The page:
Like all Roman villas it has a main central courtyard with fountain and shrine, a single-story building, centered on the peristyle, around which almost all the main public and private rooms were organized. It is a large and rich site, offering the visitor spectacular views of the detailed mosaic floors.

There are a myriad of faces of Roman men and women, including hunters, servants, actors, dancers, musicians and athletes. Also recorded are animals from all parts of the Roman empire of the time, both attacking and being attacked. The beauty and intricacies of the geometric and floral patterning of some of the floors is amazing.

Occupied until the Arab invasion of Sicily in the 9th century, the final act of destruction of the villa has been attributed to the Norman ruler of Sicily, William 1 the Bad, around 1155.

The Norman kings adopted the Byzantine tradition of mosaic decoration to enhance the somewhat dubious legality of their rule. The town still has ties with its Norman invaders, through its dialect. This is kind of Gallic Italian brought to the area by the Normans, who are still perceived as saviours of the Sicilian people because they ousted the Arabs from Sicily around 1060, and a subsequent influx of immigrants from Lombardy.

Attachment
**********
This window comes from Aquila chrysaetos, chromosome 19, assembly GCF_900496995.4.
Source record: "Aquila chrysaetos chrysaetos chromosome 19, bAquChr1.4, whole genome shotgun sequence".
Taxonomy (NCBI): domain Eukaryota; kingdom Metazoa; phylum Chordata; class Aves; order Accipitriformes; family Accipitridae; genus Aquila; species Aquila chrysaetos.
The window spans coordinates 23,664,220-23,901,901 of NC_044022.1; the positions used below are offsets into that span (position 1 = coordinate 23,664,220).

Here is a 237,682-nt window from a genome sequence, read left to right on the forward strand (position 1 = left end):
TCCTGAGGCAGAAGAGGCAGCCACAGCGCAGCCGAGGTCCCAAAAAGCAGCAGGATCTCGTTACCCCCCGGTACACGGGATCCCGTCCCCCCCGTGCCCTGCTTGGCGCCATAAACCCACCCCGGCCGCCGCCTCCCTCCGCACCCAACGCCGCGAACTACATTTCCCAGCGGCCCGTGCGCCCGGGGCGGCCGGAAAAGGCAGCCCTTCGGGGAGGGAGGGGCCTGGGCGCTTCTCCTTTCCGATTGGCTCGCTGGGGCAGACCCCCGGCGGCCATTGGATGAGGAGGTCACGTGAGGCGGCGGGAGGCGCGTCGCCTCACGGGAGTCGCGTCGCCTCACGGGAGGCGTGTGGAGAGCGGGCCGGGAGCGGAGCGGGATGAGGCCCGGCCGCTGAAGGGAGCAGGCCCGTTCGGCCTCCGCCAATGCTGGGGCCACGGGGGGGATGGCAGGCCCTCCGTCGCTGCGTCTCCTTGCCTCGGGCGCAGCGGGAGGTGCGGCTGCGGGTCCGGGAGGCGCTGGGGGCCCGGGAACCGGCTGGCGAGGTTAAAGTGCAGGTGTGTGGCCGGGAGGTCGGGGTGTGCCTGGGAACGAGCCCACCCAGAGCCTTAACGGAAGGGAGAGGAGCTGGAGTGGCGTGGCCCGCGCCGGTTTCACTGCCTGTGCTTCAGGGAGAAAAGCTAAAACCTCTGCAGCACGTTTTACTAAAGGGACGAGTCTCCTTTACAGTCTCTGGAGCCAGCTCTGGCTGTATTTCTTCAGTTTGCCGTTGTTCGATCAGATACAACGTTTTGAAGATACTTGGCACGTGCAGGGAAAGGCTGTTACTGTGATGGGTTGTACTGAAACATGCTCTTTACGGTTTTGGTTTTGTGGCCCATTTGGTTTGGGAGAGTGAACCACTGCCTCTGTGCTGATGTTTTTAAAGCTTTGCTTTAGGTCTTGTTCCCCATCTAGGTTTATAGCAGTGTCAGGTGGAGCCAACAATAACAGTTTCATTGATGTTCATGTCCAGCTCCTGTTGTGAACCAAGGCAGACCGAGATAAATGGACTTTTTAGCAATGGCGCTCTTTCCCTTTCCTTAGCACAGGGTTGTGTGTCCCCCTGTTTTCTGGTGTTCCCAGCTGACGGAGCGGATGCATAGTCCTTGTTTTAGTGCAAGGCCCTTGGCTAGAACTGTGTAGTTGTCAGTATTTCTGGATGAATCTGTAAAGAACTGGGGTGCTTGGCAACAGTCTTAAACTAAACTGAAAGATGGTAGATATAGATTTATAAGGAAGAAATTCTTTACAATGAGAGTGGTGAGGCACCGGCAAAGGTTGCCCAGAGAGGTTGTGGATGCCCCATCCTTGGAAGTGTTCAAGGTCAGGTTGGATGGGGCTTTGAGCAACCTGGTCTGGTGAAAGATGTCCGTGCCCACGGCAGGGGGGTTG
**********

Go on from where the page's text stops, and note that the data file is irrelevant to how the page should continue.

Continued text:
Sicily is a place of great natural beauty, which is surrounded by the deep blue of the Tyrrhenian Sea. Along the southern Sicilian coast a wondrous Valley of Doric temples straddles a ridge, which is just south of the modern city of Agrigento.

You can visit Palermo to view the ancient Greek temple at Segesta. With an illusion of being straight, the size of its Doric columns and its perfect rectangular layout are all witness to the brilliant mathematical skills of its creators. Then there is the 2000-year-old Greek theatre at Taormina, where the experience comes complete with the theatricality of an erupting Mount Etna.

Sicily is a wonderful place, which appeals to all those who have an interest in archaeological and religious locations, beautiful scenery, delicious food and the company of people from different parts of the world, all of whom are curious about the ‘bikini girls’.

Carolyn McDowall, The Culture Concept Circle 2012-2013-2017